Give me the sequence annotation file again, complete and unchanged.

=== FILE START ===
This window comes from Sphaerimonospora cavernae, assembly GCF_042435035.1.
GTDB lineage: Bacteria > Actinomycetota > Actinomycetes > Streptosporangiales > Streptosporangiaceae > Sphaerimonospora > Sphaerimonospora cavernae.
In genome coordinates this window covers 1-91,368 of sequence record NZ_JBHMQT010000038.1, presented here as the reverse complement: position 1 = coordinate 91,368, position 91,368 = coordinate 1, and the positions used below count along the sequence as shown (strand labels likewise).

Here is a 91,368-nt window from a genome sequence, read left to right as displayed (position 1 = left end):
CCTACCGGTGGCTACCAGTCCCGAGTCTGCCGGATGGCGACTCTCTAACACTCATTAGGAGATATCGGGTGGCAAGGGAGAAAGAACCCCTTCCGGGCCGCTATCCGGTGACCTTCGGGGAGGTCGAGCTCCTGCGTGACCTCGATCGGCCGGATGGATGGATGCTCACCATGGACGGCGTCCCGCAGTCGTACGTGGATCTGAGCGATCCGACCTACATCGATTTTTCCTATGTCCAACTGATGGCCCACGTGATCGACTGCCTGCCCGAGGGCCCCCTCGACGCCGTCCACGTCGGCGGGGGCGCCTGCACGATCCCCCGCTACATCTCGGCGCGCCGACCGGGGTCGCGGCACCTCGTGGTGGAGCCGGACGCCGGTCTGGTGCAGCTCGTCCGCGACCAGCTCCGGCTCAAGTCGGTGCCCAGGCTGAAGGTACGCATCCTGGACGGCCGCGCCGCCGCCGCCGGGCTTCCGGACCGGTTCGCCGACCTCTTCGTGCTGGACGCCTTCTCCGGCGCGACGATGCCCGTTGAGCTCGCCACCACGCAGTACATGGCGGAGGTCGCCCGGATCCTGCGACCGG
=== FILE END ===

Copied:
This window comes from Sphaerimonospora cavernae, assembly GCF_042435035.1.
GTDB lineage: Bacteria > Actinomycetota > Actinomycetes > Streptosporangiales > Streptosporangiaceae > Sphaerimonospora > Sphaerimonospora cavernae.
In genome coordinates this window covers 1-91,368 of sequence record NZ_JBHMQT010000038.1, presented here as the reverse complement: position 1 = coordinate 91,368, position 91,368 = coordinate 1, and the positions used below count along the sequence as shown (strand labels likewise).

Here is a 91,368-nt window from a genome sequence, read left to right as displayed (position 1 = left end):
CCTACCGGTGGCTACCAGTCCCGAGTCTGCCGGATGGCGACTCTCTAACACTCATTAGGAGATATCGGGTGGCAAGGGAGAAAGAACCCCTTCCGGGCCGCTATCCGGTGACCTTCGGGGAGGTCGAGCTCCTGCGTGACCTCGATCGGCCGGATGGATGGATGCTCACCATGGACGGCGTCCCGCAGTCGTACGTGGATCTGAGCGATCCGACCTACATCGATTTTTCCTATGTCCAACTGATGGCCCACGTGATCGACTGCCTGCCCGAGGGCCCCCTCGACGCCGTCCACGTCGGCGGGGGCGCCTGCACGATCCCCCGCTACATCTCGGCGCGCCGACCGGGGTCGCGGCACCTCGTGGTGGAGCCGGACGCCGGTCTGGTGCAGCTCGTCCGCGACCAGCTCCGGCTCAAGTCGGTGCCCAGGCTGAAGGTACGCATCCTGGACGGCCGCGCCGCCGCCGCCGGGCTTCCGGACCGGTTCGCCGACCTCTTCGTGCTGGACGCCTTCTCCGGCGCGACGATGCCCGTTGAGCTCGCCACCACGCAGTACATGGCGGAGGTCGCCCGGATCCTGCGACCGG